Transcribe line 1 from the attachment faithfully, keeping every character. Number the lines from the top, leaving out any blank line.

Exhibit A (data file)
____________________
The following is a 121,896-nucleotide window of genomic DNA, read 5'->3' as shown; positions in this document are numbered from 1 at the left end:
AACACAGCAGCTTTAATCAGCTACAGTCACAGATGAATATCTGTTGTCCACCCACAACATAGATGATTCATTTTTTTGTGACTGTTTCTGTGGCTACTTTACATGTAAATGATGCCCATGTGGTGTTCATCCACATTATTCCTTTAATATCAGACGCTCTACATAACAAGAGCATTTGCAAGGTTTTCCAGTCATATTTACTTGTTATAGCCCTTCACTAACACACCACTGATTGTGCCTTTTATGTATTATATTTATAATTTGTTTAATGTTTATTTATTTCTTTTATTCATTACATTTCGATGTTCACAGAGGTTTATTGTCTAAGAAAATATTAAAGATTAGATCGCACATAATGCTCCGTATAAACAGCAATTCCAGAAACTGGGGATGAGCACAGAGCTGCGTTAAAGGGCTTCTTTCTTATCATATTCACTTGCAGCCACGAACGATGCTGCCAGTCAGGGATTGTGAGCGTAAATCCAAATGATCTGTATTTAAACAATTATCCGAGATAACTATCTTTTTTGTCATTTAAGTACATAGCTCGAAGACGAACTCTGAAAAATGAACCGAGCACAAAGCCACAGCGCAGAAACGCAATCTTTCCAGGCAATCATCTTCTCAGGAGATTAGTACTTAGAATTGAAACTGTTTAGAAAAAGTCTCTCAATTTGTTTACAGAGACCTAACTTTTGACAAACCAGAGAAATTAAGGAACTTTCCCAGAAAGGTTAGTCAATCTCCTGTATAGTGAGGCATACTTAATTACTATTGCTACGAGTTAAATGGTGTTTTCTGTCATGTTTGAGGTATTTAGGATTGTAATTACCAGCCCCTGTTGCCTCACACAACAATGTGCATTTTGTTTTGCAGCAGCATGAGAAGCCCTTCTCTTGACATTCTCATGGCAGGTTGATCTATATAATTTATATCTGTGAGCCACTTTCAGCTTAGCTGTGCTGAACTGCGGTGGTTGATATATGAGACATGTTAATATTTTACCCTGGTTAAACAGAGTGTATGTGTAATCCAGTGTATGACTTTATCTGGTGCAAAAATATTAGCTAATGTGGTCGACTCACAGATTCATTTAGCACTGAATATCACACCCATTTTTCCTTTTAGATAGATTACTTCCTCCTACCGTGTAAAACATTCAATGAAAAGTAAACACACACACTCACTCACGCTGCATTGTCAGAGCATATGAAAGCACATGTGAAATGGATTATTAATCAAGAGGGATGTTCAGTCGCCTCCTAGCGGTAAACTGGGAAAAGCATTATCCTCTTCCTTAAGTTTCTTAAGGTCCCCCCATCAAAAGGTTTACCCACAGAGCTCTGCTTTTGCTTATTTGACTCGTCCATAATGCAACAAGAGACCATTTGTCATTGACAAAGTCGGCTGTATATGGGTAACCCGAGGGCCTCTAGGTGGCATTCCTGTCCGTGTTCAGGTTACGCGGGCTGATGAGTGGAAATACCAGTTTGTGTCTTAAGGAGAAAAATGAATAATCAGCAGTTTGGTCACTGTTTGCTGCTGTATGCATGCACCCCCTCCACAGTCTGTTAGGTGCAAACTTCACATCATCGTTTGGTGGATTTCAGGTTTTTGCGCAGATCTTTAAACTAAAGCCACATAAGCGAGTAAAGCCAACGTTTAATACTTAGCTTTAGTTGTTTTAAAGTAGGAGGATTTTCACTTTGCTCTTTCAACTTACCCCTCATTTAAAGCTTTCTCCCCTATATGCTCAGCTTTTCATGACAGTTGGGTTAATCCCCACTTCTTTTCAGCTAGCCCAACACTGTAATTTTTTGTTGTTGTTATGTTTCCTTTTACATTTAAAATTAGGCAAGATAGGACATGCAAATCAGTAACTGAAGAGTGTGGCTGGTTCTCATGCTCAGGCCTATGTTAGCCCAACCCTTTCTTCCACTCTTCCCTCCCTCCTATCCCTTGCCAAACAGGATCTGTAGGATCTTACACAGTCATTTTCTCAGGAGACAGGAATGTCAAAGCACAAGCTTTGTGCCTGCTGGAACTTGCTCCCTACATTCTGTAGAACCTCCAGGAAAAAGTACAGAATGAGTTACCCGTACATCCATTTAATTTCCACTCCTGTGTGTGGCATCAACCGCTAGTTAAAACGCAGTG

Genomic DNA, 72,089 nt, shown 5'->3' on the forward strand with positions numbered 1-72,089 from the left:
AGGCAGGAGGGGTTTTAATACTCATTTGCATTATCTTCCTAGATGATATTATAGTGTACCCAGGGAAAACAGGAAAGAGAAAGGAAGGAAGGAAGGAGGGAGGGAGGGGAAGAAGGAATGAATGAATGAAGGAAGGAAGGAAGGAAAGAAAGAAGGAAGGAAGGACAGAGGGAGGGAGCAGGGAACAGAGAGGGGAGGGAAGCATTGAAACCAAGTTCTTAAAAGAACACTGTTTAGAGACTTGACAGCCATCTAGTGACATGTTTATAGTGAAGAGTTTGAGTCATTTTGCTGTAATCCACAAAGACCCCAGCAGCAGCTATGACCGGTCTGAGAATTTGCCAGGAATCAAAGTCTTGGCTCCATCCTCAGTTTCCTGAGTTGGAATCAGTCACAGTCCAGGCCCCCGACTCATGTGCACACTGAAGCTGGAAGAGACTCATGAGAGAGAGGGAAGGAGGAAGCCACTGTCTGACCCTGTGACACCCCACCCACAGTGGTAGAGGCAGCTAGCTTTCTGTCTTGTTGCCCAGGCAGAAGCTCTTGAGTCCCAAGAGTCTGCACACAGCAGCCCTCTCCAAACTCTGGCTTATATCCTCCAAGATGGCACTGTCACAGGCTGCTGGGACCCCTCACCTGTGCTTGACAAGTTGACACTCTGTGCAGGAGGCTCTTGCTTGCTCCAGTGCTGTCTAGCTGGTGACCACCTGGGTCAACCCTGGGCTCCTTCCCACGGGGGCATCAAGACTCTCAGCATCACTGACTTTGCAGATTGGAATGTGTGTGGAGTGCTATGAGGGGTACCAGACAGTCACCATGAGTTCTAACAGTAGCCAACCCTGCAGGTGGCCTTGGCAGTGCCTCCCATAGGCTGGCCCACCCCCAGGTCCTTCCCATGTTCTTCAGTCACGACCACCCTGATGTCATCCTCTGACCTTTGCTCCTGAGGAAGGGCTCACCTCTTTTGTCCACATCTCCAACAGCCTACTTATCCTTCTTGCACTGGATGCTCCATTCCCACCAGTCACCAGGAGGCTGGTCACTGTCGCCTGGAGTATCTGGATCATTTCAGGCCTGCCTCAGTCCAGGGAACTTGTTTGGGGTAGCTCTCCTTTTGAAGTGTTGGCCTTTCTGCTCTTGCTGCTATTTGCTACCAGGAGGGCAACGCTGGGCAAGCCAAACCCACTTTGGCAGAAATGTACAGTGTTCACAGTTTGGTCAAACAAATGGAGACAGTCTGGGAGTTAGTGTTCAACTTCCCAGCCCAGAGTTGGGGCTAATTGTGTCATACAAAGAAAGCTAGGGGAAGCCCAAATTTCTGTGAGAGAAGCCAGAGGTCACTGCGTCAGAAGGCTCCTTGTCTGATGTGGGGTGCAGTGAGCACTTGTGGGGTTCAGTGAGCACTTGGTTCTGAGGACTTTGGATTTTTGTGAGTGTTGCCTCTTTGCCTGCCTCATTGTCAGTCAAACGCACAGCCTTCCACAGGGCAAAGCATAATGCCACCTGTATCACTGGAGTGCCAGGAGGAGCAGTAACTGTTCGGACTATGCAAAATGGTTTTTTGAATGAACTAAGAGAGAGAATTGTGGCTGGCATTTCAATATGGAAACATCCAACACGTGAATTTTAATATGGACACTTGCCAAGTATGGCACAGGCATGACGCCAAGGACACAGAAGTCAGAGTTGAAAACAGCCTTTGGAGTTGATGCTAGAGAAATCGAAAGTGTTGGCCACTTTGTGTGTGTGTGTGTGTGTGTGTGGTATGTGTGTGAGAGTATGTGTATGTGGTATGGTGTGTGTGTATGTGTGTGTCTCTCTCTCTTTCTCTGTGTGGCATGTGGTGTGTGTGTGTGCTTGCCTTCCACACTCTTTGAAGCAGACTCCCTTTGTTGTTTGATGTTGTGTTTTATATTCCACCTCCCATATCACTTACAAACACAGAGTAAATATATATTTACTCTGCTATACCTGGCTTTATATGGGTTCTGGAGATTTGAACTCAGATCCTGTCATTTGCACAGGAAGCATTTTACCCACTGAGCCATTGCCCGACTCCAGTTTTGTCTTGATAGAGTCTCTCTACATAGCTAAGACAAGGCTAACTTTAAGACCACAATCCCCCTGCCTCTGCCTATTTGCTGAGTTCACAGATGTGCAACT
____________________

The following is a 121,896-nucleotide window of genomic DNA, read 5'->3' as shown; positions in this document are numbered from 1 at the left end: